They're 30, 30 million or some number approaching that in the U.S.

Mike: So  I've talked to InfoUSA about this and Google and the number that are in Google's local database, which is. physical locations, which are really not businesses, is 16.5 16.8 17 million is what's in Google's database, not the 30 million that the government says exists.

Greg: Yeah. There's a lot of service-based businesses  and people  working out of their houses and  there's a lot of  solopreneurs or whatever  Soho's whatever you want to call them, that aren't going to be captured in that. But that's an interesting, that's an interesting point.

The final thing I would say. Is there's this kind of irony in my mind between  “Hey business owners don't use any financial incentives or any incentives to get reviews on your own behalf, but then Google has various incentives that they use, or they used to use more sort of swag and Android stuff and  to get people to participate in contests.

So  they were fully incentivizing people with different perks in order to get them    to leave reviews.

Mike: Yeah, their argument is that it's not a conflict of interest for them to incentivize any review about any business, where it is a conflict of interest for the business to incentivize the reviews about their business, a subtle difference, but that's what they insist.

And finally, in this to support all this, they released a new feature that they're calling “photo updates”  which is a new content type on Google. That's  very visually oriented Post type  of input.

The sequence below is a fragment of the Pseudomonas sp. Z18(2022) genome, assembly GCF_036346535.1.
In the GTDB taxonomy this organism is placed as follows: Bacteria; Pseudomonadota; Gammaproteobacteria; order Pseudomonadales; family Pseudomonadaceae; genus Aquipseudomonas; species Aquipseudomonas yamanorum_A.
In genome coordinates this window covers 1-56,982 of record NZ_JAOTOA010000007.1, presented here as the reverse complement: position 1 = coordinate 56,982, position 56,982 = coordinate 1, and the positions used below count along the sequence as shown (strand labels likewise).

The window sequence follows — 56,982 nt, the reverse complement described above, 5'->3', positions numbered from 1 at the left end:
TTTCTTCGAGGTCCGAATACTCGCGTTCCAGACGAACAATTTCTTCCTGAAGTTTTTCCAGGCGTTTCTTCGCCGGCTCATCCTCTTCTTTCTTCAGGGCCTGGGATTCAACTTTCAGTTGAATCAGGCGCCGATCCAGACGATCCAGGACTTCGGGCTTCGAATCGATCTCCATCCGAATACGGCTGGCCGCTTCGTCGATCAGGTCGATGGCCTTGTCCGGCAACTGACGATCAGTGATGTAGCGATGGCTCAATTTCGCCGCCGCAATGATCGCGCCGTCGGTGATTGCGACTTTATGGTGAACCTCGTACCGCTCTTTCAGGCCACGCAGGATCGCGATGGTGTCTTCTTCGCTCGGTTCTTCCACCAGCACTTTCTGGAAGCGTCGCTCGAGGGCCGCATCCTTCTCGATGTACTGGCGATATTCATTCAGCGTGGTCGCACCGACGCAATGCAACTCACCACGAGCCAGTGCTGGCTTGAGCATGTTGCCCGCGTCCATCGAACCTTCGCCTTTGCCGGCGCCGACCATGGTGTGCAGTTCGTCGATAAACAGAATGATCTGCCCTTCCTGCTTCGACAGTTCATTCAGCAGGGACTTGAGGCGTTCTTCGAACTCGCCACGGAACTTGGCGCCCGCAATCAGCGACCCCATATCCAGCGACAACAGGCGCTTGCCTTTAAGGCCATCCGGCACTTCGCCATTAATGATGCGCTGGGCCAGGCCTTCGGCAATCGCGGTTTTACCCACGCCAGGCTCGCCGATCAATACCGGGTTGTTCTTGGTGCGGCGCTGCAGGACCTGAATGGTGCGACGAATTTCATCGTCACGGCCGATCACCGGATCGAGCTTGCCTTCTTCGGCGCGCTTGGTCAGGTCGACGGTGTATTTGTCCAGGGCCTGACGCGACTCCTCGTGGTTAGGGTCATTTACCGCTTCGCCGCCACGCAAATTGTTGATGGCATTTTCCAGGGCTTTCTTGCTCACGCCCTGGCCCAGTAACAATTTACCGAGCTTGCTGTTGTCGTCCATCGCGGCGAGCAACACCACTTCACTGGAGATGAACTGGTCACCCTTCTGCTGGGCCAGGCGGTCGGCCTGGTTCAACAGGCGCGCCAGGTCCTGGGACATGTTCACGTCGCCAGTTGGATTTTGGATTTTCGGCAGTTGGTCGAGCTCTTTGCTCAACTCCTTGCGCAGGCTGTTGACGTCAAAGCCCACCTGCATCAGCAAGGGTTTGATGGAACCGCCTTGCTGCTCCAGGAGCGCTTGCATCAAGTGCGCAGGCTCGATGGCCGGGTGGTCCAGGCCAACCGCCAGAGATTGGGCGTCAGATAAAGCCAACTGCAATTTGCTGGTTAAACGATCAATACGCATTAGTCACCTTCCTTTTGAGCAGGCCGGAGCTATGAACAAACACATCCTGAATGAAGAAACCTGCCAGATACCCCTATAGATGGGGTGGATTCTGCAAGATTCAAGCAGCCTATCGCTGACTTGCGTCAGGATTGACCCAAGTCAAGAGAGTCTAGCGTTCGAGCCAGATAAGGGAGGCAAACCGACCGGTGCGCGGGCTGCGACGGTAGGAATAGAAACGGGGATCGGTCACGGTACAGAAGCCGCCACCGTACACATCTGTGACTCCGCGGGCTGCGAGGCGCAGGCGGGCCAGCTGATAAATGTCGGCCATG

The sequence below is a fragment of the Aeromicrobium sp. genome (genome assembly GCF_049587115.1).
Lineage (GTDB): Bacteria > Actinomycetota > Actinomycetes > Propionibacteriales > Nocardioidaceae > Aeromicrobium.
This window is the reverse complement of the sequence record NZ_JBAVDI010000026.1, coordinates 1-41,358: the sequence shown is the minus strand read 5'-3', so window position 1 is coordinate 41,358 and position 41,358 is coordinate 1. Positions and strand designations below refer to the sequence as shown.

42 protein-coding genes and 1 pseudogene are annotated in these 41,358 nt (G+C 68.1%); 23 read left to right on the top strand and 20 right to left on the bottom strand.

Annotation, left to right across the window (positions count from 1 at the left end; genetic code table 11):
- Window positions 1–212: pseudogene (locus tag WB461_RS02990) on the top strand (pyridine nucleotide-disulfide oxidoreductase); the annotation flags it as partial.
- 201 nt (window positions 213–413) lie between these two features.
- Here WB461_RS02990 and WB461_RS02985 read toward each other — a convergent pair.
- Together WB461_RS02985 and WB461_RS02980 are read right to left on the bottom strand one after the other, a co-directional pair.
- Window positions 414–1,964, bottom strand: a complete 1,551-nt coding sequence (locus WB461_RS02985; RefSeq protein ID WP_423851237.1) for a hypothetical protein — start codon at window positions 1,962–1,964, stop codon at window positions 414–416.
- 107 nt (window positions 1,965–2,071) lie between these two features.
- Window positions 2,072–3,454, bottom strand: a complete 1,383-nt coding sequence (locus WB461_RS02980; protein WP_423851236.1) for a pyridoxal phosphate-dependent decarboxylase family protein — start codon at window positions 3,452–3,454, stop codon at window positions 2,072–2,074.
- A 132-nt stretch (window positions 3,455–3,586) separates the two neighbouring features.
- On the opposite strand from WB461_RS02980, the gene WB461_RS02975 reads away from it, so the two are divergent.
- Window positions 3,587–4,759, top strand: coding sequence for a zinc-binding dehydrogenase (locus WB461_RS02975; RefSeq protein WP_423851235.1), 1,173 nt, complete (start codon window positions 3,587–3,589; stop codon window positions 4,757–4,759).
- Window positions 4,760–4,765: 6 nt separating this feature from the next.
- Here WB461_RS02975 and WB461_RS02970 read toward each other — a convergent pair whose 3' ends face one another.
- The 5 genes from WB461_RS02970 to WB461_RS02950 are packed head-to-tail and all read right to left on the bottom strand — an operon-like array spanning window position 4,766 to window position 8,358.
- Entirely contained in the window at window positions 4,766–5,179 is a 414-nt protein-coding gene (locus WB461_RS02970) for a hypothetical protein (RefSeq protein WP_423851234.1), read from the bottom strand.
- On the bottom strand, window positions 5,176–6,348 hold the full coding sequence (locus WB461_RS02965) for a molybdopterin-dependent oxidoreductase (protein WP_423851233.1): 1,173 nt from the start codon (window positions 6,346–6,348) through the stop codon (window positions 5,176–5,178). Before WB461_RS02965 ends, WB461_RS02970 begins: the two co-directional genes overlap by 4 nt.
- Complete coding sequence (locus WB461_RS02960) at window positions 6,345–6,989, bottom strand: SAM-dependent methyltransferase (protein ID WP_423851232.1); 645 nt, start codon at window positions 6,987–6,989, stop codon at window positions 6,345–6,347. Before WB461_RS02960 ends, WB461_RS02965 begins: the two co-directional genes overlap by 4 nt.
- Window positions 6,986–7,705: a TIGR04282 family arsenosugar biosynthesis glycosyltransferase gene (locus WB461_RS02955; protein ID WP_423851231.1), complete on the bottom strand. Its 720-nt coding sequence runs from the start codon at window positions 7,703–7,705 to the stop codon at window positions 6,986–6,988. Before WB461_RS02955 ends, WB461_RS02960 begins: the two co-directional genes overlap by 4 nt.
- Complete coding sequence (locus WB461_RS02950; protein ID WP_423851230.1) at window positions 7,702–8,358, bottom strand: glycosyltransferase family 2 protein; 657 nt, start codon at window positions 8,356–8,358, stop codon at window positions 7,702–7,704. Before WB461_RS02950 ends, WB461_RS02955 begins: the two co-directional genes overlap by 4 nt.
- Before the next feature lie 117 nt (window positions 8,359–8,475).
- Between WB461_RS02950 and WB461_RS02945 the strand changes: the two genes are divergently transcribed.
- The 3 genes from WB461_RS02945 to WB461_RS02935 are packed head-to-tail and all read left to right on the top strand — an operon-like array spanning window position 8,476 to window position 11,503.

It's very similar. In fact, resides on Google Maps to the same place as business Posts.  Very image focused though with a small amount of text.

So it's not quite a review. You don't leave stars.  It's not just an image, but it's an image with some text that shows up in the updates area  which is interesting to me, because it's indicative of Google's trend towards visual search.  

It's a very, Instagrammy kind of presentation, very image heavy.

Greg: And mobile and mobile friendly, which is where most of the traffic is.

Mike: It's also, as David pointed out to me offline, it's a reminder, should be a reminder to every business in the world that you don't own this space. You barely rent it. You are,  it's more of a, what do you call a serf in relation to the land here? It's something similar to that.  

So  it certainly visually or accentuates that position.

But what's intriguing to me it's also part of this gamification and it's a source of both textual information and visual data, which Google is now able to translate into entity information.

So the visual data, they've gotten really good at image recogniyion. So they know if somebody posts a picture of an bag and it's a handbag and they're able to associate that with the entity.

So it gives them another sort of leg up at the deepest levels of the knowledge graph as they're building out this understanding of the businesses.

So it's just, it was, again, I felt like a Kremlinologist. You  have to read this with this frame of what is Google and what are they doing?

But I thought it was a very informative post by them.

Greg: Yeah. Very interesting.  David, any final thoughts before we adjourn for this week?

David: One quick one, which is, I think all three of us will be speaking at the Streetfight Summit  on May the fourth. Our friend Damian Rollison said there will be plenty of  Star Wars jokes at the event as a result.

But  you guys should all check out Streefight summit. If you're interested in hearing more commentary, both from us as well as plenty of  smarter and other  folks  in the industry that are participating in the events.

Mike: And as long as we're highlighting events, if you're looking for a very tactically focused local event, LocalU is doing  an online event, April 7th  which they're giving away a number of scholarships for.

So if you're in a situation where you're not able to pay that relatively low entrance fee,  there are scholarships available as well. So that's at where You can sign up for it.

Greg: All right on that note.  Thanks again and have a good weekend, everybody. We'll talk to you next week.

David: You too. Thanks Greg.